Comments On: Understanding and Misunderstanding Randomized Controlled Trails By Cartwright and Deaton

Comments On: Understanding and Misunderstanding Randomized Controlled Trails By Cartwright and Deaton

March 2018Working Paper No. 3648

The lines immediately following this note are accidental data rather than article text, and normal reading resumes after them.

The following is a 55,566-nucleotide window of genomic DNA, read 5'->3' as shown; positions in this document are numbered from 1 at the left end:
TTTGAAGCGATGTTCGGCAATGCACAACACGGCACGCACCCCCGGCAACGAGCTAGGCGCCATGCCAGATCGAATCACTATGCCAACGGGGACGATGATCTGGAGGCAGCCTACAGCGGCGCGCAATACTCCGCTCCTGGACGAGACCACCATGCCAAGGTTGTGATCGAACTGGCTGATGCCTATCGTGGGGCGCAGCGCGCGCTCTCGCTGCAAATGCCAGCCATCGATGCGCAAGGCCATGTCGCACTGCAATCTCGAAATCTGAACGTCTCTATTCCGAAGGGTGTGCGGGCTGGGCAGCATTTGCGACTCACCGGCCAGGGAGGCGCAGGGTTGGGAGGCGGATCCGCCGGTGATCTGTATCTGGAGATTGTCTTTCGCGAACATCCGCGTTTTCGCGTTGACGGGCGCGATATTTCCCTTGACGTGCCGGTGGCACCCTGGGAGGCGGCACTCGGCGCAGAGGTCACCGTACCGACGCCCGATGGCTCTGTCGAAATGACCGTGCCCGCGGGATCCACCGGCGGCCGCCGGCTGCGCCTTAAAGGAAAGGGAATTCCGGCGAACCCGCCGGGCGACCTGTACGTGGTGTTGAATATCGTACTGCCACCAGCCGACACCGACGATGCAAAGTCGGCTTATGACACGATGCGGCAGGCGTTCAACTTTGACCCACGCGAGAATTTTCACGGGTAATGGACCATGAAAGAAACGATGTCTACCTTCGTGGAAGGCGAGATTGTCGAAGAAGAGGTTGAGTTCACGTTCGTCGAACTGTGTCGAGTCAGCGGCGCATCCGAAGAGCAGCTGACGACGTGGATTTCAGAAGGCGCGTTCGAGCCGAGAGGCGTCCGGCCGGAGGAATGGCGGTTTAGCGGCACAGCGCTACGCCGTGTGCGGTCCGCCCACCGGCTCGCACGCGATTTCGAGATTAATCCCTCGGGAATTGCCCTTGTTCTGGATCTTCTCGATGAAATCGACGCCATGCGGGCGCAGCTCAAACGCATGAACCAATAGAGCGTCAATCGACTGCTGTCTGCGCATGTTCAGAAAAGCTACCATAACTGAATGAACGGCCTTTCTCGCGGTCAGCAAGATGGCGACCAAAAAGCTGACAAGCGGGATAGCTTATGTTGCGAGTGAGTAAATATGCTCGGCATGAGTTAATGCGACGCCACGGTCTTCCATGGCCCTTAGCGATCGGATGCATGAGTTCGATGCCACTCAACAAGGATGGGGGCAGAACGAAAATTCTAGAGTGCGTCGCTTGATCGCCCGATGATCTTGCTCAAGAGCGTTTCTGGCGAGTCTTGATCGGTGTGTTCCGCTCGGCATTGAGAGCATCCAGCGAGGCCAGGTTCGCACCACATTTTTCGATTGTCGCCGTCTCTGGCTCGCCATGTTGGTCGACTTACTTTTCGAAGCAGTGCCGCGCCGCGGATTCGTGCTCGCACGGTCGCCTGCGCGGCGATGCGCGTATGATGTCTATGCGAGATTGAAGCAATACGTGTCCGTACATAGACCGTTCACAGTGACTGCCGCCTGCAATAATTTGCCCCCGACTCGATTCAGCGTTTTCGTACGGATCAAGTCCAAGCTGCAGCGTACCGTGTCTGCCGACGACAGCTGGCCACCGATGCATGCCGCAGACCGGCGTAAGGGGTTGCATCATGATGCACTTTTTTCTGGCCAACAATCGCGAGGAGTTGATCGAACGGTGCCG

Deaton and Cartwright (DC2017 from hereon) view the increasing popularity of randomized experiments in social sciences with some skepticism. They are concerned about the quality of the inferences in practice, and fear that researchers may not fully appreciate the pitfalls and limitations of such experiments. I am more sanguine about the recent developments in empirical practice in economics and other social sciences, and am optimistic about the ongoing research in this area, both empirical and theoretical. I see the surge in use of randomized experiments as part of what Angrist and Pischke [2010] call the credibility revolution, where, starting in the late eighties and early nineties a group of researchers associated with the labor economics group at Princeton University, including Orley Ashenfelter, David Card, Alan Krueger and Joshua Angrist, led empirical researchers to pay more attention to the identification strategies underlying empirical work. This has led to important methodological developments in causal inference, including new approaches to instrumental variables, difference-in-differences, regression discontinuity designs, and, most recently, synthetic control methods (Abadie et al. [2010]). I view the increased focus on randomized experiments in particular in development economics, led by researchers such as Michael Kremer, Abhijit Banerjee, Esther Duflo, and their many coauthors and students, as taking this development even further.1 Nothwithstanding the limitations of experimentation in answering some questions, and the difficulties in implementation, these developments have greatly improved the credibility of empirical work in economics compared to the standards prior to the mid-eighties, and I view this as a major achievement by these researchers. It would be disappointing if DC2017 takes away from this, and were to move empirical practice away from the attention paid to identification and the use of randomized experiments. In the remainder of this comment I will discuss four specific issues. Some of these elaborate on points I raised in a previous discussion of D2010, Imbens [2010].